The transition to Unified Communications (UC) and Collaboration (UC&C) has been underway for over a decade, and while on-premise voice-over-IP (VoIP) systems have predominated, more and more companies are moving to cloud-hosted Unified Communications as a Service (UCAAS). 

But many IT managers are finding out the hard way that not all legacy applications perform well in the new converged digital environment.  Fax is one in particular for which there are a number of well-known issues that can cause the formerly reliable method of secure document exchange to break down.

So if legacy analog applications like fax are still in use by your organization, you need to be extra careful because (VoIP) faxing often experiences a high failure rate when running over Voice over Internet Protocol.  For companies, especially those in regulated industries such as legal, finance or healthcare, that still need to send or receive faxes on a regular basis, this can be a real problem.  If your users fall into that category, you can bet that they will give you an earful when their always-important faxes don’t go through.

That is why many UC service providers actually recommend placing critical fax applications on plain old telephone lines (an extra expense), since faxing is known to be problematic on IP networks. However, maintaining legacy phone lines adds to the cost and negates one key benefit of UC, which was to get rid of monthly telephone charges! 

In an enterprise’s migration of voice and data services into an IP-based environment, why would fax be so hard to integrate?  Are there really problems that are unique to fax technology?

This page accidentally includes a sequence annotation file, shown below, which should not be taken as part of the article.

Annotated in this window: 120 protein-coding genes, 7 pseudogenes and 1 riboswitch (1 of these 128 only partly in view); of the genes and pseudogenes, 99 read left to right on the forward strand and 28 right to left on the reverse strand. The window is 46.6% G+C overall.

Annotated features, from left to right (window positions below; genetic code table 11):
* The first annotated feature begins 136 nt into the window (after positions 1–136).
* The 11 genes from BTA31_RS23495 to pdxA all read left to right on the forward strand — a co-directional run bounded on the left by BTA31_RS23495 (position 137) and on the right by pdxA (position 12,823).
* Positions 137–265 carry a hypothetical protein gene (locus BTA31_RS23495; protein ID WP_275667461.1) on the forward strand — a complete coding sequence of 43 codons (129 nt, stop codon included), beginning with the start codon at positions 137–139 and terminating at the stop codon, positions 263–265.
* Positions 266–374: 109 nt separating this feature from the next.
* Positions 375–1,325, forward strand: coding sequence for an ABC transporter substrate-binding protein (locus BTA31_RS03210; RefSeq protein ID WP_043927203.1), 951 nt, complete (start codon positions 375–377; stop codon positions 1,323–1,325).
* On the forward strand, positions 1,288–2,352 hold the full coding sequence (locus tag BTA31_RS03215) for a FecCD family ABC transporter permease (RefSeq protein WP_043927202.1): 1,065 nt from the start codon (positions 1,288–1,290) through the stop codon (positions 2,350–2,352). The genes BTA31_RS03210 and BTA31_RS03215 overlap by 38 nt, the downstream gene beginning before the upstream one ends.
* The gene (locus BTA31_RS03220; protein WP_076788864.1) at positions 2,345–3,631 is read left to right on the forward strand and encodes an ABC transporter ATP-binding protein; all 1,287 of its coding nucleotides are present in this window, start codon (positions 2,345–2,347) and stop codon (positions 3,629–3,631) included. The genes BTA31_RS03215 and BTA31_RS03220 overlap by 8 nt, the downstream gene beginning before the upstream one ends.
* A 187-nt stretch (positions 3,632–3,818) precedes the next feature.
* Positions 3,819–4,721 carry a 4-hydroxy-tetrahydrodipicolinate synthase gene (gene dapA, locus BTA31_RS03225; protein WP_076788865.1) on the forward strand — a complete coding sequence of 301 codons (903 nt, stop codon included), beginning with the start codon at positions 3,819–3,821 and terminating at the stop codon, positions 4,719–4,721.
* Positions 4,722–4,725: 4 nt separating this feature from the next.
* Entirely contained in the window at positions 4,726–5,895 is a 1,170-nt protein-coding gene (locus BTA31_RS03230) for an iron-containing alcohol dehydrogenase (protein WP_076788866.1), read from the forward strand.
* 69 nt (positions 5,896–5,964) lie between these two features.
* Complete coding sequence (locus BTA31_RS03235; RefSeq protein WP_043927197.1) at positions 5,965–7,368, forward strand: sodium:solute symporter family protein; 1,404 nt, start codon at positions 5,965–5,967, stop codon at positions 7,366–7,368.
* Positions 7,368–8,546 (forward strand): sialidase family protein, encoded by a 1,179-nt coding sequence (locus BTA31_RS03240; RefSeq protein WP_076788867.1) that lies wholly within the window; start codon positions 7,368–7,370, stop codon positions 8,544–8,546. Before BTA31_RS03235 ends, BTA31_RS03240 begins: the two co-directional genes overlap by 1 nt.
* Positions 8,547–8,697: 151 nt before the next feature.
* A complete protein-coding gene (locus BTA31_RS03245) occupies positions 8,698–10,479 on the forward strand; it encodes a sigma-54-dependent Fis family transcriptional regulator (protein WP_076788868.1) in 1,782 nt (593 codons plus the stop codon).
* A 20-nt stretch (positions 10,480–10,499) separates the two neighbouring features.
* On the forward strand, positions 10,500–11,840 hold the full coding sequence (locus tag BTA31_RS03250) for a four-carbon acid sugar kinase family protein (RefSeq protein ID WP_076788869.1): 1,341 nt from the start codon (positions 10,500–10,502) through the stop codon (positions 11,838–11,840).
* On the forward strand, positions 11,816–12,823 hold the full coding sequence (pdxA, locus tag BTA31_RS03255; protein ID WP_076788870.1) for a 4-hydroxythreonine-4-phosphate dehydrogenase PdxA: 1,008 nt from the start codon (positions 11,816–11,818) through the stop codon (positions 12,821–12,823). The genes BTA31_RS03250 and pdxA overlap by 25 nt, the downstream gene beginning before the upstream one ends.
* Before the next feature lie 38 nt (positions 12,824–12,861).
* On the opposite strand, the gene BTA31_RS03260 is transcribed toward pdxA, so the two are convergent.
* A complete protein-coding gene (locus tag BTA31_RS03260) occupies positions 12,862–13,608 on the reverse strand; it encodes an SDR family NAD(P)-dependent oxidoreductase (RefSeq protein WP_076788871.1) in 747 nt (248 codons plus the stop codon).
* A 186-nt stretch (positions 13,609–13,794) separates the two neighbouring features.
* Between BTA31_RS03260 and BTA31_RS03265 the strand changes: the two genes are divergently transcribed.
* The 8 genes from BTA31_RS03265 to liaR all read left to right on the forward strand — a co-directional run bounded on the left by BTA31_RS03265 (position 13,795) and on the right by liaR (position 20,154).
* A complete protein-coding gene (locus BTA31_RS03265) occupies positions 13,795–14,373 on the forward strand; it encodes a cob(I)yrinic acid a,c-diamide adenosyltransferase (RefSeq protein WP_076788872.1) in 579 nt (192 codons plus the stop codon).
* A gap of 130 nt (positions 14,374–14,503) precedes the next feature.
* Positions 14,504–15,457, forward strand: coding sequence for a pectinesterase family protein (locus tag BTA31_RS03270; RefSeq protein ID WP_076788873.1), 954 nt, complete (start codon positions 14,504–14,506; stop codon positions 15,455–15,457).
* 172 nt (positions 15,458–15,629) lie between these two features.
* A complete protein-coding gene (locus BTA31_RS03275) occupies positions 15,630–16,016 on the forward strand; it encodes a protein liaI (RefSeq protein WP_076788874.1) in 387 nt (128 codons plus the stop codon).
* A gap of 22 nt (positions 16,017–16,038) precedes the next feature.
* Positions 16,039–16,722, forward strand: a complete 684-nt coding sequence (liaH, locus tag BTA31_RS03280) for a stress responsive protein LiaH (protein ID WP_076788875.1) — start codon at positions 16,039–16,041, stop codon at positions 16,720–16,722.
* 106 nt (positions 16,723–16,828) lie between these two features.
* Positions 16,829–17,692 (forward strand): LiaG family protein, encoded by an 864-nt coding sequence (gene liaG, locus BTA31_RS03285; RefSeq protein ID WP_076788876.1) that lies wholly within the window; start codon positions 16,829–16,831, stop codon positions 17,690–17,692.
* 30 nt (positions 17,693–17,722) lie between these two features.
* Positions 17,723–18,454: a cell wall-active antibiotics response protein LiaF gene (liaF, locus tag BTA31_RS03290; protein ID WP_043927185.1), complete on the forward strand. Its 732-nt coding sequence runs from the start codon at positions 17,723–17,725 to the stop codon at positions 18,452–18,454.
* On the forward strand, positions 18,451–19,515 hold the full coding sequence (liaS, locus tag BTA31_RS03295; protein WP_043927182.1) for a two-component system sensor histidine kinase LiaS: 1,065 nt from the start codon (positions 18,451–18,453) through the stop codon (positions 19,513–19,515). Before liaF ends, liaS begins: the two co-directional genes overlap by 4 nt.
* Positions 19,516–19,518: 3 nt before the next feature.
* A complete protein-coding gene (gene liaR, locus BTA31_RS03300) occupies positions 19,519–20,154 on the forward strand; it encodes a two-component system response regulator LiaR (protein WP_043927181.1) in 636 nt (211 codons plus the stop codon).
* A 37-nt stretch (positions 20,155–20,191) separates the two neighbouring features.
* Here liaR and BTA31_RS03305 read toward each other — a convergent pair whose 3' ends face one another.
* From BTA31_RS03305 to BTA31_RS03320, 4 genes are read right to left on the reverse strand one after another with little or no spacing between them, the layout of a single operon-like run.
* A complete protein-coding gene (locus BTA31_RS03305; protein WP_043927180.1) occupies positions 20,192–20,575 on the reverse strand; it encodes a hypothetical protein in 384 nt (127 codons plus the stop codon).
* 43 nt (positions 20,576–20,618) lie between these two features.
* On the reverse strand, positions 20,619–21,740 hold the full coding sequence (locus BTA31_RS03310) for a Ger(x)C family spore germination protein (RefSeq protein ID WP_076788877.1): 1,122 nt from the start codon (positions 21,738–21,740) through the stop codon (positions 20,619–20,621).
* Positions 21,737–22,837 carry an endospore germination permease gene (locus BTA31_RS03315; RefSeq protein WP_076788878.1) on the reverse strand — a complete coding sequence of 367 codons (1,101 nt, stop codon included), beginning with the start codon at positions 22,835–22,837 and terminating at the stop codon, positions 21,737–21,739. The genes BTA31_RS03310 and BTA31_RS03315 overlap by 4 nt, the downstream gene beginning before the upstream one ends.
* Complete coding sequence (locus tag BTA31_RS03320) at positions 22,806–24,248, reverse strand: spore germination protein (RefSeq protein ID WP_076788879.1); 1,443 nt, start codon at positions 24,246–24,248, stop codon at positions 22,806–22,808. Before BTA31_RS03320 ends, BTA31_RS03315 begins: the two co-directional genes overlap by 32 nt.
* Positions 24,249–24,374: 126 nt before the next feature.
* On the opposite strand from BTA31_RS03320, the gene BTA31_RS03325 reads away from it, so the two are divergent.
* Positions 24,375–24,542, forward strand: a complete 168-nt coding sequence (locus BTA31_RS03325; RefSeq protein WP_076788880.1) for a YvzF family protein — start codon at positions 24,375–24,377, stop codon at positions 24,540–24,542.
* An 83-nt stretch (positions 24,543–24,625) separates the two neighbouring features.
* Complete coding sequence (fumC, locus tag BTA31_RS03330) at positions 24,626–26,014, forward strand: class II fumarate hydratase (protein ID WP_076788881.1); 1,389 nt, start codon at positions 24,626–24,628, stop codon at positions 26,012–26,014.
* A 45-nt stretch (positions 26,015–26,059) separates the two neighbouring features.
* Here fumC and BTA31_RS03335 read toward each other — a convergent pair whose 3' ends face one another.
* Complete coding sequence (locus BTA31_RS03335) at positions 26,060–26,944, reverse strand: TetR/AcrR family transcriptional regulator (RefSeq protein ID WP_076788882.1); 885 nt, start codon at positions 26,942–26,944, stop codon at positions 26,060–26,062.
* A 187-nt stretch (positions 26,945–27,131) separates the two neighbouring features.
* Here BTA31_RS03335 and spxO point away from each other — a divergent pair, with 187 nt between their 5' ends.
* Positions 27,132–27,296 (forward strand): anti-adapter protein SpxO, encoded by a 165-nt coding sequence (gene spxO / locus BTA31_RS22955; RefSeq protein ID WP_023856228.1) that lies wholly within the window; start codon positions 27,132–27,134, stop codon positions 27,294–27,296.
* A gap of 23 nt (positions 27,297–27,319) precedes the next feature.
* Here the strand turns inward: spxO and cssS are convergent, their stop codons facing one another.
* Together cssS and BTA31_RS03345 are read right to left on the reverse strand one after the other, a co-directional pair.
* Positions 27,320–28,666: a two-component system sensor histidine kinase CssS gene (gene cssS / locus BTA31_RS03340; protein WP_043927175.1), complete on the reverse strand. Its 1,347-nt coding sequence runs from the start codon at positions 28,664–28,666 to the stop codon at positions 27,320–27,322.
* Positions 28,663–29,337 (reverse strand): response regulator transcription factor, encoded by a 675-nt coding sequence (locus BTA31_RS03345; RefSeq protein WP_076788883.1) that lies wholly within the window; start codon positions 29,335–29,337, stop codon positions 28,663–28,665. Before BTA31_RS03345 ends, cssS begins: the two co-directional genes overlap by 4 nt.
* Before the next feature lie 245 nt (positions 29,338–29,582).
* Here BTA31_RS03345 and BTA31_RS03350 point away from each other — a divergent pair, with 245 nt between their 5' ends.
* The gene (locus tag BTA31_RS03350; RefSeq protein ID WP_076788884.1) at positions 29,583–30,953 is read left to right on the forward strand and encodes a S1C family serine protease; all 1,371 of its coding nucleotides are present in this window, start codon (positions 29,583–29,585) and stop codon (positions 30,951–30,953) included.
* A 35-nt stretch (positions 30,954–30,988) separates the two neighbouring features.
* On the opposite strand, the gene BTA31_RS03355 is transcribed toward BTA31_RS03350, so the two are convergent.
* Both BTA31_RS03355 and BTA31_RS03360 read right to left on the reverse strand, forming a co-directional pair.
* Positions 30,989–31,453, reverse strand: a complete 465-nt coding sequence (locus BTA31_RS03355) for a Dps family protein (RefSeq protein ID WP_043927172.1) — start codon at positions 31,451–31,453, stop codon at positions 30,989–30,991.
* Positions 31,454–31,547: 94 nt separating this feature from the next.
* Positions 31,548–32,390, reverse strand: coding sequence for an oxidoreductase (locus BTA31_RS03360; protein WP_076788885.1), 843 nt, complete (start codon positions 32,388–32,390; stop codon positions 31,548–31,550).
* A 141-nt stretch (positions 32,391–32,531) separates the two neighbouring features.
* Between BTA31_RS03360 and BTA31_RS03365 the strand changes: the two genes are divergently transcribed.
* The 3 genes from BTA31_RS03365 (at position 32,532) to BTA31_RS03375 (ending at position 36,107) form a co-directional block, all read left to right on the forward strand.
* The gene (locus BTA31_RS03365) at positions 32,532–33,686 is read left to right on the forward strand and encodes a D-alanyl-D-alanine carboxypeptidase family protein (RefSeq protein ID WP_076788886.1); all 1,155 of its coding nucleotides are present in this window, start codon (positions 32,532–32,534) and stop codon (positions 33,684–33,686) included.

Yes, in fact there are so many variables that it can be difficult and time consuming to troubleshoot if the problem is even on your network or elsewhere. So here is brief technical discussion of what can go wrong with Fax over VoIP and why, from noted communications expert William Flannagan, author of VoIP and Unified Communications.

Why is fax so hard to migrate to Voice over IP?

The problems arise primarily in devices that have a built-in analog modem, like credit card readers, alarm systems, medical monitoring equipment and of course, fax machines. Modems use sounds to convey information, but the complexity of the sounds requires a very good audio connection. 

The primary fax standard, T.30, was designed to operate when the only connections available were dial-up calls placed on the public switched telephone network (PSTN) which offered a dedicated channel with fixed bandwidth from sender to receiver.  It had constant latency with no jitter and seldom any loss.  It was a very solid connection.  The public voice network also had a common clock so there was no loss of synchronization, which is very important for fax machines as we shall see.

Fax machines were designed to take advantage of that; they communicate back and forth with messages and tones that are necessarily transmitted as high-quality voice that can’t be compressed. On public networks like the Internet, fax will experience problems due to the nature of packet switching – latency, jitter, dropped packets, and compression applied to what the network thinks is a voice channel but it is really fax, which makes it nearly impossible for the packets to pass through unharmed.